AEI Using CEO pay for the Russell 3000 firms brings AFL-CIO’s CEO-to-worker pay ratio from 347 to only 62 or less The chart above shows various CEO-to-worker pay ratios under two assumptions about which CEOs are considered, several different assumptions about the number of weekly work hours for rank-and-file workers, and the inclusion of fringe benefits for those workers. The tallest bar represents the 347-to-1 CEO-to-worker pay ratio reported recently by the AFL-CIO for 2016 using the average (not median) total compensation package of .1 million for 419 CEOs in the S&P 500 compared to the cash-only wages of rank-and-file workers (production and nonsupervisory employees) with an average workweek of only 33.6 hours. Interestingly, the AFL-CIO maintains CEO compensation data for “some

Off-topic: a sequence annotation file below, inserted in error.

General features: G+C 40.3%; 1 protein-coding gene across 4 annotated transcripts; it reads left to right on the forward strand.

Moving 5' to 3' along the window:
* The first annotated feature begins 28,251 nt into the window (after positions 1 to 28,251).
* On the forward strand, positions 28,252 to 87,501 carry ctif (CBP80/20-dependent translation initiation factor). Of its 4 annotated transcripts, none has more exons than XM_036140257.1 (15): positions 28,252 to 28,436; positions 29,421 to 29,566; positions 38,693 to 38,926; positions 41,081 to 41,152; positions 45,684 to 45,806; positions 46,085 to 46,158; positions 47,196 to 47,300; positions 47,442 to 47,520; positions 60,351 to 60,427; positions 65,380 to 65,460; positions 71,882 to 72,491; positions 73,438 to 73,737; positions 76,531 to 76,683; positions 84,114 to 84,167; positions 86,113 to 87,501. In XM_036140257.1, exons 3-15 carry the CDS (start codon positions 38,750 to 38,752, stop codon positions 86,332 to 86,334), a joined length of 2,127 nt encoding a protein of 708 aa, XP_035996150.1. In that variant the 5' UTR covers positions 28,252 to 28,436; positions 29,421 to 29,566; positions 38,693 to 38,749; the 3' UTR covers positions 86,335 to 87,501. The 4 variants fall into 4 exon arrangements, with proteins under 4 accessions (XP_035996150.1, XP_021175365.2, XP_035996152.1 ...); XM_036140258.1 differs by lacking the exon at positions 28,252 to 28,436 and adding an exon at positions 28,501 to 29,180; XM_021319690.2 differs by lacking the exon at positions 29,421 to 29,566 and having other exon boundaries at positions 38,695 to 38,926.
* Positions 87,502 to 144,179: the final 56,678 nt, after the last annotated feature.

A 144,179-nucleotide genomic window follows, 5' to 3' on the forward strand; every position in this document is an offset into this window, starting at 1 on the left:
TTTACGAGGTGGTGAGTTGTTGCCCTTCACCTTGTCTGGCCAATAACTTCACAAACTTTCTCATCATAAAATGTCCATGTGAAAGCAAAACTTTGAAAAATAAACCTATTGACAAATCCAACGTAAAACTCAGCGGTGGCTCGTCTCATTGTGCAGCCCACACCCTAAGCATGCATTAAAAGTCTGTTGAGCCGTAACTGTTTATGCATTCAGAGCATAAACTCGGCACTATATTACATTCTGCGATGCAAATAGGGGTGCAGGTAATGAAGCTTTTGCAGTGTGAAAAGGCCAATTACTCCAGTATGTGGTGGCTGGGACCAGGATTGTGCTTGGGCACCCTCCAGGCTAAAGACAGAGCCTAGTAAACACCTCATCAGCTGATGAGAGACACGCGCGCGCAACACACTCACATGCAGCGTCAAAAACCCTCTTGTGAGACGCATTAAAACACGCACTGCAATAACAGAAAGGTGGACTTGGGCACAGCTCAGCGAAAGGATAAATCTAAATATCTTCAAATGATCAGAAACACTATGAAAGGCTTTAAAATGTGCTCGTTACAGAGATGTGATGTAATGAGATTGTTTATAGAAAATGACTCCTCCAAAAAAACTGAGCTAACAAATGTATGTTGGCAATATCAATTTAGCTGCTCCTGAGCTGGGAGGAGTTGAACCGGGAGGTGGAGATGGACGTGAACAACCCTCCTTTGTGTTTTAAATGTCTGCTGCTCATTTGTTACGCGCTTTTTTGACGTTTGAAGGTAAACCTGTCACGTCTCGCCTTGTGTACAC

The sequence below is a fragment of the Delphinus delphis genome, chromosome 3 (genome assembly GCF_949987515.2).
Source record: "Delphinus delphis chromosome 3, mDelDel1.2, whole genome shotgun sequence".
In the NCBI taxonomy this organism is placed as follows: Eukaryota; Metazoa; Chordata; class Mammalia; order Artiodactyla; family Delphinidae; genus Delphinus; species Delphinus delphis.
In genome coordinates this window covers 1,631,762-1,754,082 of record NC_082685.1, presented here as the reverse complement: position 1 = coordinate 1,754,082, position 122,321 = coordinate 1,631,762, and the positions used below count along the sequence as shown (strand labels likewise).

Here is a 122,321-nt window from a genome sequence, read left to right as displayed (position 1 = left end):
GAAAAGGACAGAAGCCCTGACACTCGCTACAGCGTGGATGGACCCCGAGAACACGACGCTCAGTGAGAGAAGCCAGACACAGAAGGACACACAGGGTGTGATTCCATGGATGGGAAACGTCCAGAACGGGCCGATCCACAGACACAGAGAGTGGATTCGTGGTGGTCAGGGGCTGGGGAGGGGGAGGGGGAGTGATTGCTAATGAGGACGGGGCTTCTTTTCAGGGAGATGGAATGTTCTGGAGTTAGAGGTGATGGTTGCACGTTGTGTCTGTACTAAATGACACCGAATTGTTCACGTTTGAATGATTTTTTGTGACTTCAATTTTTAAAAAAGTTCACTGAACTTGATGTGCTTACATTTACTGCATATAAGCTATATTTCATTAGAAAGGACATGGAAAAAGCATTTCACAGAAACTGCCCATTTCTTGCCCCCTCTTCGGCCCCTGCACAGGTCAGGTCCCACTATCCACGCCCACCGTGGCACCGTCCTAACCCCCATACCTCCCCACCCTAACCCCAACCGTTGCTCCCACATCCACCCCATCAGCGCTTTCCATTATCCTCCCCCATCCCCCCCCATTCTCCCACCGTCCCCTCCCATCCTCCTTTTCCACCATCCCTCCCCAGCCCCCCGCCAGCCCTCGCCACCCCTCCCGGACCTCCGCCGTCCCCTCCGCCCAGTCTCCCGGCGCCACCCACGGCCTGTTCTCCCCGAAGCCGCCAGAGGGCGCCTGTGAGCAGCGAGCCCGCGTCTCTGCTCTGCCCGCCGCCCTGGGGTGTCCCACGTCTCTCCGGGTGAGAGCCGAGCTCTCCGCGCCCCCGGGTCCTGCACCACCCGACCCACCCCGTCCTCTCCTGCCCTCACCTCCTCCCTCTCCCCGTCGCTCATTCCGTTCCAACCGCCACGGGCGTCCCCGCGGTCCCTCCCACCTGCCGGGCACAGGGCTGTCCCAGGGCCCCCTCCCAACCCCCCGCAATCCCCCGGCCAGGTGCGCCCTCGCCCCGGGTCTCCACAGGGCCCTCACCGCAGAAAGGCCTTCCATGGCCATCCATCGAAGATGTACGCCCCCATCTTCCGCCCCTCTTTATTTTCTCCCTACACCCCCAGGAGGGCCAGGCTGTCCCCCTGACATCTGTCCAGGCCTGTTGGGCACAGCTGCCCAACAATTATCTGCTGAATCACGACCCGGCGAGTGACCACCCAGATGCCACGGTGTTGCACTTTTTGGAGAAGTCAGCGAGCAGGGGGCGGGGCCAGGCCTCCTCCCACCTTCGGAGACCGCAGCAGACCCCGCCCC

Mark Perry considers the following as important: Carpe Diem, CEO pay
This could be interesting, too:
The chart above shows various CEO-to-worker pay ratios under two assumptions about which CEOs are considered, several different assumptions about the number of weekly work hours for rank-and-file workers, and the inclusion of fringe benefits for those workers. The tallest bar represents the 347-to-1 CEO-to-worker pay ratio reported recently by the AFL-CIO for 2016 using the average (not median) total compensation package of $13.1 million for 419 CEOs in the S&P 500 compared to the cash-only wages of rank-and-file workers (production and nonsupervisory employees) with an average workweek of only 33.6 hours.
Interestingly, the AFL-CIO maintains CEO compensation data for “some 3,000 corporations, including most of those listed in the Russell 3000 Index.” Isn’t it curious then that the AFL-CIO only considers the CEO pay of about 400 of the highest paid CEOs among those 3,000 CEOs in its database? After all, the AFL-CIO considers the average pay of a comprehensive group of 100 million rank-and-file workers to calculate its CEO-to-worker pay ratio, but then restricts its CEO sample to only the very highest paid of the 3,000 CEOs. Many millions of the rank-and-file employees work for small and medium size companies that aren’t publicly traded and are therefore not included in either the S&P 500 or the Russell 3000.